Some scholars have shown how the U.S. has deployed several traditional, imperial strategies to maintain global power, including military interventions, support for proxy governments, economic coercion, and the exercise of hegemony. In many countries, though, these strategies cannot effectively work. Some countries have elected leaders that defy U.S. influence, and, in middle‐income countries, the U.S. cannot use economic coercion. The U.S. also cannot militarily invade all countries that possess anti‐American governments. How, then, does the U.S. aim to confront and control anti‐American governments in the contemporary world? I examine U.S. foreign policy towards Venezuela under Hugo Chávez, who recurrently challenged U.S. global power during his time in office. Through interviews with U.S. state elites, who developed policy towards Venezuela, and through analysis of U.S. diplomatic cables, I show how the U.S. has moved away from traditional, imperial modalities and towards new imperial techniques aimed at frustrating political processes within particular countries, as well as containing their global influence. These techniques include pressuring the federal judiciary, utilizing state agencies to fund and support opposition political parties and NGOs, seeking to terminate particular pieces of legislation, and eliminating eligibility for global leadership positions. These efforts do not immediately aim to displace existing governments, but, in the least, they aim to frustrate the domestic efforts of particular governments, and ultimately cultivate conditions favorable for the political opposition to eventually attain political power.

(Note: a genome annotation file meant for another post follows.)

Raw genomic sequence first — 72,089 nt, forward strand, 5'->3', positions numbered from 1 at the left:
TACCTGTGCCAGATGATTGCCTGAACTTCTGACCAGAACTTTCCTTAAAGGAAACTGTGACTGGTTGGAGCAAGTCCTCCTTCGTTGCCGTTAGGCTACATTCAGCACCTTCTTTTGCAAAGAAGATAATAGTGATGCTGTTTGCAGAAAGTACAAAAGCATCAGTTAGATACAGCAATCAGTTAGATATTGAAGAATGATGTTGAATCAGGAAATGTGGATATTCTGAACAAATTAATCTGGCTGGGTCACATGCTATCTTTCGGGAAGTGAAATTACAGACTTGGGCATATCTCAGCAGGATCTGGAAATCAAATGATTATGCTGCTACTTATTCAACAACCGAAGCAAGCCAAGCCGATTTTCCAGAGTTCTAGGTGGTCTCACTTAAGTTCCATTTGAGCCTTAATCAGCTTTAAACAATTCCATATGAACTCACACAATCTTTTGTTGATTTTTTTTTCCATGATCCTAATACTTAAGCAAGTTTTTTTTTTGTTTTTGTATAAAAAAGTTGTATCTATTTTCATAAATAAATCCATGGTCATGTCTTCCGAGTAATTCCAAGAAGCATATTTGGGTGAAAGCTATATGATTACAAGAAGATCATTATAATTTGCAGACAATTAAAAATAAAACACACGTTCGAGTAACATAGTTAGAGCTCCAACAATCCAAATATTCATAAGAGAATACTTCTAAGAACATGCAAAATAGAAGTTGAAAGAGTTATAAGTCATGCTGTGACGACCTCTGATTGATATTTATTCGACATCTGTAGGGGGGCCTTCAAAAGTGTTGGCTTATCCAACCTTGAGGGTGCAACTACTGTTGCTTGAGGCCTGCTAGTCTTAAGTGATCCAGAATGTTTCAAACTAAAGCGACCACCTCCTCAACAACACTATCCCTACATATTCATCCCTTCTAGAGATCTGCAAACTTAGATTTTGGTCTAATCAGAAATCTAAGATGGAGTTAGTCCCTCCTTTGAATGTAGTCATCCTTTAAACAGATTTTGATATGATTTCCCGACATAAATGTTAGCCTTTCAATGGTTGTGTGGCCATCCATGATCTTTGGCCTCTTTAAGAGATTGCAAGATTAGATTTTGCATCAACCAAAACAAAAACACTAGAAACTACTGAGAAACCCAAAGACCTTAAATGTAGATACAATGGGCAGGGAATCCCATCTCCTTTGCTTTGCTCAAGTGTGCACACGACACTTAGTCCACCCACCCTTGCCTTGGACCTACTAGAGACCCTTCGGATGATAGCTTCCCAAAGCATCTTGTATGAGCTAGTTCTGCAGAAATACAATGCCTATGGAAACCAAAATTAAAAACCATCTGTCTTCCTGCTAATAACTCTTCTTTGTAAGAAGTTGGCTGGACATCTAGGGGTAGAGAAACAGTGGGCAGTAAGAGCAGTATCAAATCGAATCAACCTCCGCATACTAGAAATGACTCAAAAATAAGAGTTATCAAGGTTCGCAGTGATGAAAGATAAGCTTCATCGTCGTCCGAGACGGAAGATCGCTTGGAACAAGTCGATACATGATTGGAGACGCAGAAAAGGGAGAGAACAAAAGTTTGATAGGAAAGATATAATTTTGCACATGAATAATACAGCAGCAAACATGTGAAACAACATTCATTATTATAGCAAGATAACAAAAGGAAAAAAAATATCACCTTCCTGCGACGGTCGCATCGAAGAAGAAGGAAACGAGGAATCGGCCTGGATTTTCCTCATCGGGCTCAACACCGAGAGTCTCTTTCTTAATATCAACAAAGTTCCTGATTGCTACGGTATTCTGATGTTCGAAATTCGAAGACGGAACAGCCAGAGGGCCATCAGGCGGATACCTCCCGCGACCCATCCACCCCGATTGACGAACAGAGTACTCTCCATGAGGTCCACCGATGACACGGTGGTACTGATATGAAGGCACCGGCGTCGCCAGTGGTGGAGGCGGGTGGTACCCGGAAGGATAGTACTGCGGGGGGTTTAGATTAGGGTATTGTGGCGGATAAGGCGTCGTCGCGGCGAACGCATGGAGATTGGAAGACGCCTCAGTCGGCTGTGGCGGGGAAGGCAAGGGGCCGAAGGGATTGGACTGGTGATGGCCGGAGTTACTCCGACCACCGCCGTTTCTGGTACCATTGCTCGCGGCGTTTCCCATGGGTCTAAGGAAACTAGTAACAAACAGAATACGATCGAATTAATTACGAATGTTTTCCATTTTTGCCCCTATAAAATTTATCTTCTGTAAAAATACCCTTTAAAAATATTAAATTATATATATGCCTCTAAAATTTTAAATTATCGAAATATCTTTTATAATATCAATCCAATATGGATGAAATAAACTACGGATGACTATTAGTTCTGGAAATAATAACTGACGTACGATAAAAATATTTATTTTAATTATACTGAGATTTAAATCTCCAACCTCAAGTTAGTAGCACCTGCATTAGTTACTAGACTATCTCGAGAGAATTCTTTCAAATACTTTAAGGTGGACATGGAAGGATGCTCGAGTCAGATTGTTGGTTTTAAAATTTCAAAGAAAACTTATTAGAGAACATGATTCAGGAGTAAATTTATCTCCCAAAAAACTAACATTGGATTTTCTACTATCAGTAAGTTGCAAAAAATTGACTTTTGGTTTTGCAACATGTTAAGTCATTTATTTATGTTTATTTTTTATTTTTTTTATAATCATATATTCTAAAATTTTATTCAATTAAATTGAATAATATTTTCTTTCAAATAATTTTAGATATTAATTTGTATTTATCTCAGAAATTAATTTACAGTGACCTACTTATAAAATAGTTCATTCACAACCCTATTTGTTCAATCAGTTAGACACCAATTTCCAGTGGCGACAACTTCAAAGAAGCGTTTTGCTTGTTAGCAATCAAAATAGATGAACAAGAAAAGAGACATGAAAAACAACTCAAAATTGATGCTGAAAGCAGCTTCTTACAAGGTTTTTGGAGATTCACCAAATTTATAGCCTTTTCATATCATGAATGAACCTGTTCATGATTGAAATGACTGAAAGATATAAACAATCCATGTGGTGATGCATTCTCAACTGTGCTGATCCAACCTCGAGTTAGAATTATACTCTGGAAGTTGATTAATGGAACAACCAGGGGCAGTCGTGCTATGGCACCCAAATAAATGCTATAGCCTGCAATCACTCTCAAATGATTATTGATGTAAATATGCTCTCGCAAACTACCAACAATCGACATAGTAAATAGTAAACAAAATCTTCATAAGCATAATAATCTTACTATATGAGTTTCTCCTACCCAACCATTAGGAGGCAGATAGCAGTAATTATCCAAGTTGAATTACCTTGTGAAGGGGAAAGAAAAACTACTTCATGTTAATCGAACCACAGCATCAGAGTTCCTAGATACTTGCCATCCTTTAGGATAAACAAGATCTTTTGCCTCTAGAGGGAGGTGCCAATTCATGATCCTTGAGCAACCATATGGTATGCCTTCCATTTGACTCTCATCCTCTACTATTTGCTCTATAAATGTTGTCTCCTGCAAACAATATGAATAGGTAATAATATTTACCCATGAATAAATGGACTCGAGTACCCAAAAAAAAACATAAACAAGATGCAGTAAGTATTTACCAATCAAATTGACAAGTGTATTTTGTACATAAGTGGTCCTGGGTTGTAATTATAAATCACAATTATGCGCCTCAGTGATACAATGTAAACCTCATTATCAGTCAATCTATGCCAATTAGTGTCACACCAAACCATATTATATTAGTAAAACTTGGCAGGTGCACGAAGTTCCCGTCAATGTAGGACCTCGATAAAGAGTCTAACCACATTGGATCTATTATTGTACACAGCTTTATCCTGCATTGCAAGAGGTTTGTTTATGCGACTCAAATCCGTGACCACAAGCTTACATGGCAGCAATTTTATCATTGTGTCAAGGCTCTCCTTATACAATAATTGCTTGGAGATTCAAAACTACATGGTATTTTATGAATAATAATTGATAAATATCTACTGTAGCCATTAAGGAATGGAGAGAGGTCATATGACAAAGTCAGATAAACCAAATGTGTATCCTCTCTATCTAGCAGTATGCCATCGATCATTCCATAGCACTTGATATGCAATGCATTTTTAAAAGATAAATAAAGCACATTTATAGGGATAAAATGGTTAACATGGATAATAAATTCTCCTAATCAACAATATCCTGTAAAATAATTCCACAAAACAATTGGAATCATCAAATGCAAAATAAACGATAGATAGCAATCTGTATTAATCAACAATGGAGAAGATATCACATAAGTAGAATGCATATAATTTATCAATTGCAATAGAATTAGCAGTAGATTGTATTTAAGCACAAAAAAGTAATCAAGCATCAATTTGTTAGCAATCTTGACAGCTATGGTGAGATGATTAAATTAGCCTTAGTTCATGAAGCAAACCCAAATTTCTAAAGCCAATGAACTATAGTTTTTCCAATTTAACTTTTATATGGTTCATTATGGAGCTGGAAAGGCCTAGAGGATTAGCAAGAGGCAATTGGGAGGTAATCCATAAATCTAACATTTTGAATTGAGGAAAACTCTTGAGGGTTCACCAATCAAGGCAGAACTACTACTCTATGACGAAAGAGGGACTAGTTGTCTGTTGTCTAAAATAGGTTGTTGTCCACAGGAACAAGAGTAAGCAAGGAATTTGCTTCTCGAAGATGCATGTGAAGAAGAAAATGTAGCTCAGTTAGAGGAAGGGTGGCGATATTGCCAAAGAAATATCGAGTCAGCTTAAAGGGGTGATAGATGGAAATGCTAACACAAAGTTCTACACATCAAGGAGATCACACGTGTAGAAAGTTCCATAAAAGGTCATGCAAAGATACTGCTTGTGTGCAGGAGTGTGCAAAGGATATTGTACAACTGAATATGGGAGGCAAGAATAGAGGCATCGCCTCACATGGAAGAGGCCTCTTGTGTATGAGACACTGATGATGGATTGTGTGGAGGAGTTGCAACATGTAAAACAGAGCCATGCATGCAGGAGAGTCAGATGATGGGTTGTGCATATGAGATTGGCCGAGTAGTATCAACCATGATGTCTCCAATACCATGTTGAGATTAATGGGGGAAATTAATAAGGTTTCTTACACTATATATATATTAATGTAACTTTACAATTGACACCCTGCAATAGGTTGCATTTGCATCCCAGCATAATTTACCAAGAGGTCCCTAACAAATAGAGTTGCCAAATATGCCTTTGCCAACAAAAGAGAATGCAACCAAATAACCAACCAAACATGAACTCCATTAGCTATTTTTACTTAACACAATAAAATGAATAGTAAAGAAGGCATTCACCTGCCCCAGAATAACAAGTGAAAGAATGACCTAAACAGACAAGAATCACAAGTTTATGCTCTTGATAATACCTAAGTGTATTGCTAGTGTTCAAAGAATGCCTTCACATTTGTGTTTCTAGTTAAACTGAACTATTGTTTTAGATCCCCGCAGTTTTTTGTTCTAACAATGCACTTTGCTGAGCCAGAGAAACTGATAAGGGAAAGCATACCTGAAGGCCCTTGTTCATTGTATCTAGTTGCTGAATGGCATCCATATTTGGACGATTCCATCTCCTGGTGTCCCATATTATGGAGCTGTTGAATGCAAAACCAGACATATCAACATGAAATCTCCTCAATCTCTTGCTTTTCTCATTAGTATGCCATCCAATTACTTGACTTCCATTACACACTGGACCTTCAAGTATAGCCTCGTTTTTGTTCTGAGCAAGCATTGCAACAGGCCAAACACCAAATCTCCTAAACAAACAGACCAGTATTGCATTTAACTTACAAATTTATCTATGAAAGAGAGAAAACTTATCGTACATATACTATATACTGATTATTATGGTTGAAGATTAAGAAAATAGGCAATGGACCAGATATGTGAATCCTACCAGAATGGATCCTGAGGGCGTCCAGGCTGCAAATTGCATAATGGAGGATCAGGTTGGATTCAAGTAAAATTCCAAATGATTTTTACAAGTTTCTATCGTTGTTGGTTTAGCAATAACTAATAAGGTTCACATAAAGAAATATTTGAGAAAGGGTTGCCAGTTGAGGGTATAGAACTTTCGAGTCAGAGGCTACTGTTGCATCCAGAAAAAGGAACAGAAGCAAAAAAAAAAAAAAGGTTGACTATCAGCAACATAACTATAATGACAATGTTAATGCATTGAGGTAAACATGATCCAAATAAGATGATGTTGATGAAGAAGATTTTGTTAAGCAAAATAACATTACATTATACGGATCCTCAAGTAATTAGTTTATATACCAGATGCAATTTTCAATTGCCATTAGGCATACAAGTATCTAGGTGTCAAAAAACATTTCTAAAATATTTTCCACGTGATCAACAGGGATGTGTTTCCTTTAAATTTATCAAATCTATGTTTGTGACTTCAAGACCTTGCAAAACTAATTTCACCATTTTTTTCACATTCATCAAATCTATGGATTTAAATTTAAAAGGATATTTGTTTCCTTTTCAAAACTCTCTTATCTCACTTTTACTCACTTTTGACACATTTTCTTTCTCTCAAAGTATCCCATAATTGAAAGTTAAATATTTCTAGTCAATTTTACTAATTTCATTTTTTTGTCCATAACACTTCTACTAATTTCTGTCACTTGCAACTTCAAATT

- 'Journal of Historical Sociology, EarlyView. '